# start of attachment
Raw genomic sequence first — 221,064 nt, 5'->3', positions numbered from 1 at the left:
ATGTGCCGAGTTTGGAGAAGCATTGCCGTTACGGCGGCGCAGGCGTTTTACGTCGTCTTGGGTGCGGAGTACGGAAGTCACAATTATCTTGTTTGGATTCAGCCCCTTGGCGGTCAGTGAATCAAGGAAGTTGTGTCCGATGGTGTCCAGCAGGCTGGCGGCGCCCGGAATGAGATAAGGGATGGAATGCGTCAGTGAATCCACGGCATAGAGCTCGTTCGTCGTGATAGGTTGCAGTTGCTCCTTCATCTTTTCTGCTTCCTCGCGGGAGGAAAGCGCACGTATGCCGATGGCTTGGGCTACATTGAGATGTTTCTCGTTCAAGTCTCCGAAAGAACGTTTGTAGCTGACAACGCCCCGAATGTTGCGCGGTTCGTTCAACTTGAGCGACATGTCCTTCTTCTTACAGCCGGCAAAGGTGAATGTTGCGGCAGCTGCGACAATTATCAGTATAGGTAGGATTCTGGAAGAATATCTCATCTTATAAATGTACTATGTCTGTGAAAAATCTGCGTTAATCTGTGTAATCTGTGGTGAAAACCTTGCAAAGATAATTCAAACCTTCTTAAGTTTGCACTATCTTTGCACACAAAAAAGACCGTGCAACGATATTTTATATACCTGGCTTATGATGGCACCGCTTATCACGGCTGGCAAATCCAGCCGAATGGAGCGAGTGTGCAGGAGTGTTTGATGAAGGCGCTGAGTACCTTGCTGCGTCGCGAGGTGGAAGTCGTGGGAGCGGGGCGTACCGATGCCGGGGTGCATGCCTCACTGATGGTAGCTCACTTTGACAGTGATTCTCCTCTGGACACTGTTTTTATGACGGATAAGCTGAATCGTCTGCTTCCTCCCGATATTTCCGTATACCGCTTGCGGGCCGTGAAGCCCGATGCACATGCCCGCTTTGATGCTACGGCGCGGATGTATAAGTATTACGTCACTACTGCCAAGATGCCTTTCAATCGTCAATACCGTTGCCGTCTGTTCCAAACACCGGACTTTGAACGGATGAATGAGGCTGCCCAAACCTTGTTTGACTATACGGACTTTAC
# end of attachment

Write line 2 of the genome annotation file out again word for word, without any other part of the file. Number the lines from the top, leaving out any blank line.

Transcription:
ATGTGCCGAGTTTGGAGAAGCATTGCCGTTACGGCGGCGCAGGCGTTTTACGTCGTCTTGGGTGCGGAGTACGGAAGTCACAATTATCTTGTTTGGATTCAGCCCCTTGGCGGTCAGTGAATCAAGGAAGTTGTGTCCGATGGTGTCCAGCAGGCTGGCGGCGCCCGGAATGAGATAAGGGATGGAATGCGTCAGTGAATCCACGGCATAGAGCTCGTTCGTCGTGATAGGTTGCAGTTGCTCCTTCATCTTTTCTGCTTCCTCGCGGGAGGAAAGCGCACGTATGCCGATGGCTTGGGCTACATTGAGATGTTTCTCGTTCAAGTCTCCGAAAGAACGTTTGTAGCTGACAACGCCCCGAATGTTGCGCGGTTCGTTCAACTTGAGCGACATGTCCTTCTTCTTACAGCCGGCAAAGGTGAATGTTGCGGCAGCTGCGACAATTATCAGTATAGGTAGGATTCTGGAAGAATATCTCATCTTATAAATGTACTATGTCTGTGAAAAATCTGCGTTAATCTGTGTAATCTGTGGTGAAAACCTTGCAAAGATAATTCAAACCTTCTTAAGTTTGCACTATCTTTGCACACAAAAAAGACCGTGCAACGATATTTTATATACCTGGCTTATGATGGCACCGCTTATCACGGCTGGCAAATCCAGCCGAATGGAGCGAGTGTGCAGGAGTGTTTGATGAAGGCGCTGAGTACCTTGCTGCGTCGCGAGGTGGAAGTCGTGGGAGCGGGGCGTACCGATGCCGGGGTGCATGCCTCACTGATGGTAGCTCACTTTGACAGTGATTCTCCTCTGGACACTGTTTTTATGACGGATAAGCTGAATCGTCTGCTTCCTCCCGATATTTCCGTATACCGCTTGCGGGCCGTGAAGCCCGATGCACATGCCCGCTTTGATGCTACGGCGCGGATGTATAAGTATTACGTCACTACTGCCAAGATGCCTTTCAATCGTCAATACCGTTGCCGTCTGTTCCAAACACCGGACTTTGAACGGATGAATGAGGCTGCCCAAACCTTGTTTGACTATACGGACTTTAC